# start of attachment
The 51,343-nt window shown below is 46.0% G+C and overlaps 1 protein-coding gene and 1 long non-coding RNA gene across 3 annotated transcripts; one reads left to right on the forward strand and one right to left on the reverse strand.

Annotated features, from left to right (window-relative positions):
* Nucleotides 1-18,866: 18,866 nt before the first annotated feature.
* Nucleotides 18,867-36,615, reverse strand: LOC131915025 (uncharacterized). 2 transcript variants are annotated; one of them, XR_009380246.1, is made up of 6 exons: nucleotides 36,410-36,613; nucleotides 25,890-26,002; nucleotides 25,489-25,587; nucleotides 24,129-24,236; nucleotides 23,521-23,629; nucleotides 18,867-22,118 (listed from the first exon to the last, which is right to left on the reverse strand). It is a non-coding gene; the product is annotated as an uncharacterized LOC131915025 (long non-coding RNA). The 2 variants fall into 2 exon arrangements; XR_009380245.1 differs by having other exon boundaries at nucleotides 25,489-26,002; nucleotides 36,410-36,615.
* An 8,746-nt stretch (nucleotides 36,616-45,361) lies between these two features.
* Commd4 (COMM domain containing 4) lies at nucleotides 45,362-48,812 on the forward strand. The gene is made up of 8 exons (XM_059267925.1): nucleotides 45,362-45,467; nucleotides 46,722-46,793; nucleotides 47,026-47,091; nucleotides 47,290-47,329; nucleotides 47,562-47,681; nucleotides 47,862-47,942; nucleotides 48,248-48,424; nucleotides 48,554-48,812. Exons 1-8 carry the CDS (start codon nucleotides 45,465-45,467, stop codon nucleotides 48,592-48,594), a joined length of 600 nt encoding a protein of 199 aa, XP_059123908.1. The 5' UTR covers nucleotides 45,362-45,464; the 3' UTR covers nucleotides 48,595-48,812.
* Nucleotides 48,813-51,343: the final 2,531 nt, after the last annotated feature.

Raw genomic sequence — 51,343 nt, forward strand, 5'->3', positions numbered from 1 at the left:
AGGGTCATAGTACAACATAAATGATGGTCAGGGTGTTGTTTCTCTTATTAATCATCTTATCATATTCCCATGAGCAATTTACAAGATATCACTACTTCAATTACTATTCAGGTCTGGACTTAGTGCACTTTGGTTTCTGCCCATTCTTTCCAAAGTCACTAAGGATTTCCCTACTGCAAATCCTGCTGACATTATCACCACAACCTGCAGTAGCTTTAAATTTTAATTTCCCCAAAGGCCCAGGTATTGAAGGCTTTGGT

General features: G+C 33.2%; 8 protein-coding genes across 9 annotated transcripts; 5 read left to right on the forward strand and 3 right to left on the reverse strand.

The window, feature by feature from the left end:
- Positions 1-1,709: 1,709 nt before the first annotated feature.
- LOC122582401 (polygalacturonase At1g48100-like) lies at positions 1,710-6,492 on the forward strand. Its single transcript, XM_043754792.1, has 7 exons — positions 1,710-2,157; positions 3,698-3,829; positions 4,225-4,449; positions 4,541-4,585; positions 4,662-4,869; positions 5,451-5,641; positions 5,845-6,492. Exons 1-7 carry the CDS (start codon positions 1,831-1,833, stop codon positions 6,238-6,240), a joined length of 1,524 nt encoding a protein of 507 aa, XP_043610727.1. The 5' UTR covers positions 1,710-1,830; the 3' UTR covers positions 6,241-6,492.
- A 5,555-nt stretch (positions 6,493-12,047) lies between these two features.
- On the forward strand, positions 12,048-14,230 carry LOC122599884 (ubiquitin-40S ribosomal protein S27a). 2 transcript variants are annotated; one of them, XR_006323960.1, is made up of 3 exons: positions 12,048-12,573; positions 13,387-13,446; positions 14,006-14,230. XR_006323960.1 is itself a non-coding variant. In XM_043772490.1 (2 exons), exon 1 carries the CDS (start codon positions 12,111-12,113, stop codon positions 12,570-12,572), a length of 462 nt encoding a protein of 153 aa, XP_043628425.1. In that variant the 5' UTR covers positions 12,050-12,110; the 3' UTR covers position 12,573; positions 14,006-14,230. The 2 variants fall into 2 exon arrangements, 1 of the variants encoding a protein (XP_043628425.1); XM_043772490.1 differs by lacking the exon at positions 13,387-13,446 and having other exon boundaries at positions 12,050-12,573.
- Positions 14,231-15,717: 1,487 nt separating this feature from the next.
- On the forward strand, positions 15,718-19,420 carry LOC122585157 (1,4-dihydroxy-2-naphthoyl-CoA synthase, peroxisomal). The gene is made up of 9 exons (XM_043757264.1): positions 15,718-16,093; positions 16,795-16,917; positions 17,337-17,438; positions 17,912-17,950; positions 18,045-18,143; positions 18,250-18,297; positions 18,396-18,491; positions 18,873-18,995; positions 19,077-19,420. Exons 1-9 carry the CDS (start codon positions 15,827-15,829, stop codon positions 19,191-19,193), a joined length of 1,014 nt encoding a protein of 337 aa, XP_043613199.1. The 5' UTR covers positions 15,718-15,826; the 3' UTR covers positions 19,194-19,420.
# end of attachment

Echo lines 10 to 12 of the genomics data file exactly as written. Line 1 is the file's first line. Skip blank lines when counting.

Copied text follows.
General features: G+C 33.2%; 8 protein-coding genes across 9 annotated transcripts; 5 read left to right on the forward strand and 3 right to left on the reverse strand.

The window, feature by feature from the left end:
- Positions 1-1,709: 1,709 nt before the first annotated feature.